Man and Sea - Conversation with Tanja Bogusz

People and the sea - How do you tell the story of a catastrophe without an event?

DLF programme "Essay and Discourse", 29 March 2024, 9.30 a.m.

Seafaring stories, storm surges, trade routes, expeditions into the unknown: The relationship between man and the sea is as old as human history itself. No wonder: the sea was there long before humans became a relevant factor in the development of the Earth's history. 

Since the debate about the Anthropocene at the latest, the human influence on the state of the world's oceans has been a subject of debate in the natural sciences. Plasticisation, climate change, the melting of the polar ice caps and the decline of important marine species are incorporated into scientific data surveys and related appeals for marine protection.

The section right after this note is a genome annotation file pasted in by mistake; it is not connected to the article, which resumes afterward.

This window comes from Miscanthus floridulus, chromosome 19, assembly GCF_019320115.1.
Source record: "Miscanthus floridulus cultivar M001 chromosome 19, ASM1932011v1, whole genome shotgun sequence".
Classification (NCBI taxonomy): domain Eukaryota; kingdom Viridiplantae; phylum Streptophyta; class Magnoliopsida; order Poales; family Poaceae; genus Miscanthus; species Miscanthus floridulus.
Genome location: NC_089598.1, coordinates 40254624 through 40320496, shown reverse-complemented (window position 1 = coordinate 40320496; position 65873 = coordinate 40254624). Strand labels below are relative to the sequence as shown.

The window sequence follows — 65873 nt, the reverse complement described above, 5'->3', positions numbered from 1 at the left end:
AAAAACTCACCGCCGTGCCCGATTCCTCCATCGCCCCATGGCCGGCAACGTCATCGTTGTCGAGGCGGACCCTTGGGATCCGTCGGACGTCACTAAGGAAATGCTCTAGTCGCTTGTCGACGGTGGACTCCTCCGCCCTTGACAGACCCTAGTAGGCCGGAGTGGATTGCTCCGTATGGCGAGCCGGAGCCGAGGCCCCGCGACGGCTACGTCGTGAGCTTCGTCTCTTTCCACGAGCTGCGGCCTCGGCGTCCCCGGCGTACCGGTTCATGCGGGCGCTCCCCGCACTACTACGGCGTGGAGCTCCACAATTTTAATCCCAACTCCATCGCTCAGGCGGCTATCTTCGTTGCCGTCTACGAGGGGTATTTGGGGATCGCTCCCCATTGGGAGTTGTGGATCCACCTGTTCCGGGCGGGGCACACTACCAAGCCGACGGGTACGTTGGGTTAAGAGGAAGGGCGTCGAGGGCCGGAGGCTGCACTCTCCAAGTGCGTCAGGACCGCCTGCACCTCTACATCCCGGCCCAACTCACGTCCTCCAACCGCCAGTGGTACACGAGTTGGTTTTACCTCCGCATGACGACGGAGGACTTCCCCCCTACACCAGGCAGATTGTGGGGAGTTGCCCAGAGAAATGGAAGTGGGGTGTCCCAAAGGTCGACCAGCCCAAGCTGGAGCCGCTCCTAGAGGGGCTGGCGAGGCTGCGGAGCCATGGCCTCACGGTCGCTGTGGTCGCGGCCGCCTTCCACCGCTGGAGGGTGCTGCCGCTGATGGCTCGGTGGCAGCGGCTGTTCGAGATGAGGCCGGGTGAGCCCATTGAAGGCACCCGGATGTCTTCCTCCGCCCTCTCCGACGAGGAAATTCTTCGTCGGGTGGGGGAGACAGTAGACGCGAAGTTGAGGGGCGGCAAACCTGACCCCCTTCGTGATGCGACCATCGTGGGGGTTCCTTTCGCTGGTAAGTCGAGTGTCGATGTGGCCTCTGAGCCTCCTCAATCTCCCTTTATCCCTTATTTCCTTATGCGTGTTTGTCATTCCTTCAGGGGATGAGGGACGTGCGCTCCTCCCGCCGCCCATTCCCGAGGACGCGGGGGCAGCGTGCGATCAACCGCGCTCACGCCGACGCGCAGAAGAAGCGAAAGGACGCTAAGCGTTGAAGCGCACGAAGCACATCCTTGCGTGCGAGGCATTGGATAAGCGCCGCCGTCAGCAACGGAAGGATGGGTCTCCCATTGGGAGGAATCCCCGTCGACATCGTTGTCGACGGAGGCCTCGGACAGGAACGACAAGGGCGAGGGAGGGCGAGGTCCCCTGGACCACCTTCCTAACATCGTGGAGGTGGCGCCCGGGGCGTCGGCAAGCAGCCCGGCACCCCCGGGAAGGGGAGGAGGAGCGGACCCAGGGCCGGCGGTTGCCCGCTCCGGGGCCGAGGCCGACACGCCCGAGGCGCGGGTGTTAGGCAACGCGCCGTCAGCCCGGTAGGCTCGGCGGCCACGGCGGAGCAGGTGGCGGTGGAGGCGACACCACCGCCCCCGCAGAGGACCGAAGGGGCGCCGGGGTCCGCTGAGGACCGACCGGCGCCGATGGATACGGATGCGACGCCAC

What is less well known is that the social and cultural sciences have also recently begun to take a closer look at the sea. Under the collective term "marine social sciences", they are investigating social aspects of sea-human relationships.
And so sociologists and cultural scientists set off on sea voyages in Frisian mink and rubber boots, driven by the vision of a "sociology of the sea" in the age of the Anthropocene:


Dr Tanja Bogusz is the spokesperson for KDM Strategy Group Social and Cultural Sciences and member of the Future Forum on the Ocean.